A grief garden provides natural healing, connecting you with those who are no longer living.
It was the sacrificial braid of human hair that brought the grief home to me. I felt like a grave robber. As I brushed leaf mold from the light brown twist, I realized it had once belonged to the mourner who’d designed and planted the small, circular garden bed I was restoring. She had left a traditional symbol of sorrow. Who was she? Who had she lost? How had the creation of this shrine helped her heal?
It was the fall of 2019, and I had traveled to the Big Island of Hawaii as a volunteer caretaker to Kipukamaluhia, the Gaia-dharma sanctuary of “grief whisperer” Rashani Réa. While pulling up six-foot-high stalks of cane grass, removing blankets of bindweed, and chopping long tendrils of dragon fruit, I was surprised to find many small gardens and shrines hidden in the luxurious growth. After too many youthful suicides and overdoses, Rashani had taken a break to teach on the mainland. My job was weeding. The wonder was extra.
Grief Gardens = Horticultural Therapy
Ancient Egyptian physicians were said to have suggested walks in gardens for their patients, while in the 14th century, Irish monks prescribed time in the garden for those who were distraught. In 1798 Dr. Benjamin Rush, an American, noted that “digging the soil has a curative effect on troubled souls.”
“Any time you put your heart and soul into something, the love that underlies it can help with the healing process. That love and spirit are what resonate with people in a garden,” says horticulturist Chris Fehlhaber. Gardens can connect us with those who are no longer living. “My grandfather used to raise me up on his shoulders to smell the blossoms on a crabapple tree,” Fehlhaber recalls. “To this day I make a point of smelling them as often as I can every spring because they’re so ephemeral. And I feel as though I’m back upon his shoulders.”
Fehlhaber notes that plants communicate in the language of the senses—sight, sound, touch, taste, and smell. “All plants have a lot to say if we take the time to understand them. They lack the ability to say it verbally, but isn’t love really just an expression of health and happiness?”
Making a Memorial Grief Garden
“In a garden, the soul finds its needed escape from life… where the ritual arrangement of life is more important than the business of surviving and making progress.” —Thomas Moore
In their book The Sanctuary Garden, Christopher Forrest McDowell and Tricia Clark-McDowell go into detail about the design and stewardship of meaningful gardens. They remind us of the symbolic and psychological aspects of water, color, stone, and wood. Keep these archetypal symbols in mind as you design your garden.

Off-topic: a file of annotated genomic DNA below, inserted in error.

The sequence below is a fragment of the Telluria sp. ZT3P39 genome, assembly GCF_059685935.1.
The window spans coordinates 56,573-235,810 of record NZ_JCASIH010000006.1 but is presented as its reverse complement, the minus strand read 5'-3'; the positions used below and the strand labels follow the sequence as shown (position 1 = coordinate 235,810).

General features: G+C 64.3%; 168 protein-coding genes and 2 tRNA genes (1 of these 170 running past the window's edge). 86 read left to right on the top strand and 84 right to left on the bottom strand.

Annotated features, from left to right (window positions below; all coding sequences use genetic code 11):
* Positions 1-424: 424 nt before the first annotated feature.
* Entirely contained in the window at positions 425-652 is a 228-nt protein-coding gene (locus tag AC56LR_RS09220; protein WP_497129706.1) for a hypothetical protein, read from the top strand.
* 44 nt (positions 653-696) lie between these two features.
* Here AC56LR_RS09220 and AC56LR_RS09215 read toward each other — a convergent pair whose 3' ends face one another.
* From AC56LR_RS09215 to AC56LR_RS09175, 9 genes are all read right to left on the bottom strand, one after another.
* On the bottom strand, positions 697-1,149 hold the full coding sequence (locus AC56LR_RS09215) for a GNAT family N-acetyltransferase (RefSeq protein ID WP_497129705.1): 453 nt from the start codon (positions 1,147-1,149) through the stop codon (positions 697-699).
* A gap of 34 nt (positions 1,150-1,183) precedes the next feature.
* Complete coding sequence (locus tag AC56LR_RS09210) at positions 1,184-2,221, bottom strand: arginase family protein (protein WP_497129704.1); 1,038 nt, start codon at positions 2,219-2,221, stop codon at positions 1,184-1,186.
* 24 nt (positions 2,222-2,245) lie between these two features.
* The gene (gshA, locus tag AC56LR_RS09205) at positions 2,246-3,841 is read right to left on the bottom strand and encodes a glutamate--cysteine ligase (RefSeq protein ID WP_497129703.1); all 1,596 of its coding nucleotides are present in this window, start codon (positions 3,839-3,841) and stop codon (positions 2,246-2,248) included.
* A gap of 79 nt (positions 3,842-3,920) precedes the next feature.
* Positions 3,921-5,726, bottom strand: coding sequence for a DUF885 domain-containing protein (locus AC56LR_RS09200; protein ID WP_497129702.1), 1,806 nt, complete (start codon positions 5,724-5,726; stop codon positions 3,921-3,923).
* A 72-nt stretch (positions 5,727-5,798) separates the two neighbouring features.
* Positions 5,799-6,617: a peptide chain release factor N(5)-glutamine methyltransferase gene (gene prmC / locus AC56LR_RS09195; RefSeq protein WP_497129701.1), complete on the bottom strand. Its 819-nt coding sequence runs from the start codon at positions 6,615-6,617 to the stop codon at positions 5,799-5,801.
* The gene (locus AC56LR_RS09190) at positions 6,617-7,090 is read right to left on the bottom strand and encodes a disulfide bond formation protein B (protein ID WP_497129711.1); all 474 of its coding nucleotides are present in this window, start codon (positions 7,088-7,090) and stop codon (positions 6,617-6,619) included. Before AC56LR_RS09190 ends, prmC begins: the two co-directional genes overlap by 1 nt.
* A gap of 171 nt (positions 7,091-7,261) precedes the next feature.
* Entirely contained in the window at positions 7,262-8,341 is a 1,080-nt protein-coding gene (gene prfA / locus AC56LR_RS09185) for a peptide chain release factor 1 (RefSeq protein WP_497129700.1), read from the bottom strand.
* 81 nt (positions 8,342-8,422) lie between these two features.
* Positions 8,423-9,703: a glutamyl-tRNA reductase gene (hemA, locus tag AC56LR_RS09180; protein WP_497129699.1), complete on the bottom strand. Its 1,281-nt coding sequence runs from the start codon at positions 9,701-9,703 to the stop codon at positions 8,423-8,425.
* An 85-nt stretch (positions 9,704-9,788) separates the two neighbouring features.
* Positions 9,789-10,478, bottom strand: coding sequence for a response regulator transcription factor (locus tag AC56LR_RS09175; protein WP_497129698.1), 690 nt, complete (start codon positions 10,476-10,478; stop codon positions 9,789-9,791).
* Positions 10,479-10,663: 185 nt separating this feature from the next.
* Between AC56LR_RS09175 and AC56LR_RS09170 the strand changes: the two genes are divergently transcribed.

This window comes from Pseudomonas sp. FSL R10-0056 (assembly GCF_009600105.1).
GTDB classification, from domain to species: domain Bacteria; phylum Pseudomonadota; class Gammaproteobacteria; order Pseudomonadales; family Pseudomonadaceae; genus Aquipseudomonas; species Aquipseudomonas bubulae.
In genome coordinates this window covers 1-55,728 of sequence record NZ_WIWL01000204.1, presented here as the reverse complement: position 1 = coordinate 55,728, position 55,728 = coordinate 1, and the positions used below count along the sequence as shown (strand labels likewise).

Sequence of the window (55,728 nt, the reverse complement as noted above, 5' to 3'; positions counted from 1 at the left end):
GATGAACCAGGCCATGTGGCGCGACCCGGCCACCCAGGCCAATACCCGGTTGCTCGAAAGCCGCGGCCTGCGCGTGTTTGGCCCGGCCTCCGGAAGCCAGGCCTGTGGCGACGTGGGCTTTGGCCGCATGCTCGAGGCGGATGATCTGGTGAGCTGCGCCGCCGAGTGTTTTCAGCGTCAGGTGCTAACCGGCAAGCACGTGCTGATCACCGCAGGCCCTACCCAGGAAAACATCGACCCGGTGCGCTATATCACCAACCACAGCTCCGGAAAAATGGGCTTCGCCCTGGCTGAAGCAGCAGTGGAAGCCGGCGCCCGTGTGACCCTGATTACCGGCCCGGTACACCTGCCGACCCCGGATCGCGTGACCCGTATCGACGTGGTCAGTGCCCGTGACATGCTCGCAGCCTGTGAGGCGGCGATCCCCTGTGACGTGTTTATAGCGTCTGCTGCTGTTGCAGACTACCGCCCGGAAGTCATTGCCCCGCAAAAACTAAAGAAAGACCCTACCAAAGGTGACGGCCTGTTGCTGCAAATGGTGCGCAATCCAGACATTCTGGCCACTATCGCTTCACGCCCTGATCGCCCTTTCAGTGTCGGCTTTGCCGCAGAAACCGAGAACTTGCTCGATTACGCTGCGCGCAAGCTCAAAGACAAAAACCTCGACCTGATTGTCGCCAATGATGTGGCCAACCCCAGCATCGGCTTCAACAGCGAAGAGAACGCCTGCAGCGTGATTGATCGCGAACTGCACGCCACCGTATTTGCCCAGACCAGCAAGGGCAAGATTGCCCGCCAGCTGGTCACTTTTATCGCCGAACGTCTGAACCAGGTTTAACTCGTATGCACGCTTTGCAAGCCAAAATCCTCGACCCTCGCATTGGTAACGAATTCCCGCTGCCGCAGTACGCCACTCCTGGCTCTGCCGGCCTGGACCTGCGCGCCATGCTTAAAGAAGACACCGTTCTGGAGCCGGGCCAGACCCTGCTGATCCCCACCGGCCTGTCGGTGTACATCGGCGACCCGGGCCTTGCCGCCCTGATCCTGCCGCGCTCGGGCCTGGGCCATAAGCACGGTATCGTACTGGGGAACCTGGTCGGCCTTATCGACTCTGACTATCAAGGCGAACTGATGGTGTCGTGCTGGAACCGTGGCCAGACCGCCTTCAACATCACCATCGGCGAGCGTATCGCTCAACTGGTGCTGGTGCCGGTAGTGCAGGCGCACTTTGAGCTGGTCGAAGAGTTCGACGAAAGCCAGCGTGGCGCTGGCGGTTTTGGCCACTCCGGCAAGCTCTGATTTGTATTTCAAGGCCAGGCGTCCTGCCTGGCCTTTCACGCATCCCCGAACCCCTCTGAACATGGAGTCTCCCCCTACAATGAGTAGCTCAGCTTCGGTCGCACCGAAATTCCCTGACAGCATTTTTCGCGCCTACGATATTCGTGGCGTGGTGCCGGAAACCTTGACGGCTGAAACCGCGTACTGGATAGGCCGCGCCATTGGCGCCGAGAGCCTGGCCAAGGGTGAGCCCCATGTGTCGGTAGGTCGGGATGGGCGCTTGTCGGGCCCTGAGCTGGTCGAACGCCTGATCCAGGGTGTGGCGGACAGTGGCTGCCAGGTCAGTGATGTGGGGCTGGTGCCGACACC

Water: Adding an element of water, even a small birdbath, will evoke the yin energy of the Mother, the Goddess. Water is associated with fluidity, movement, creativity, cleansing, renewal, healing, and transformation.
Color: The Soul speaks through color. Red represents life, passion, love, and courage. Orange speaks of warmth, willpower, radiance, and vitality. Yellow, the color of the sun, laughs with joy and is the color of wisdom. Stimulating to the nerves and brain, yellow has a harmonizing effect. Green brings a feeling of renewal, new life, the ultimate creativity, and unconditional love of Nature. Blue and indigo, connected to sorrow, peace, and calm, may be thought of as doorways to Spirit.” Violet blends the symbolism of male and female as the color of love, royalty, mystery, and the unconscious. White stands for purity and transcendence. Keep these symbols in mind as you choose flowers for your memorial garden.
Wood: The element of wood is reflected in the Sacred Tree of Life. The tree is the archetypical symbol of the cosmos, dwelling place of gods (and other feathered beings), and a medium of prophecy and knowledge.
Stone: Stone stands for our eternal or Divine nature. As sanctuary, stone forms a structure, a holy cave, from where we contact the spirit world, worship, initiate, and heal. Stone symbolizes everlasting life, even in its form of constantly evolving and never-ending energy, the unification of matter and spirit. Minerals. Star stuff. The Alpha and Omega of life.
A Memory at the End of the Earth
You might say the idea of healing through the designing, building, and nurturing of a grief garden began to grow on me as I chopped through the indefatigable flora of Rashani’s Hawaiian sanctuary. My son came to visit from the mainland, and together we began a plot, among the many, for a boy he’d grown up with. The friend, a Marine, had been stationed in Hawaii before he’d died by suicide. He’d been a long way from his West Virginia home. My son laid out a compass in the rich earth with a prayer for the soul to find its way home.
Although the memorial we started is now under the Big Island’s relentless overgrowth, along with the braided hair of an unknown mourner with whom we share a kinship of grief, we will always remember the effort of calling that young man back into our hearts. Now that a new spring has arrived, it may be time to plant again.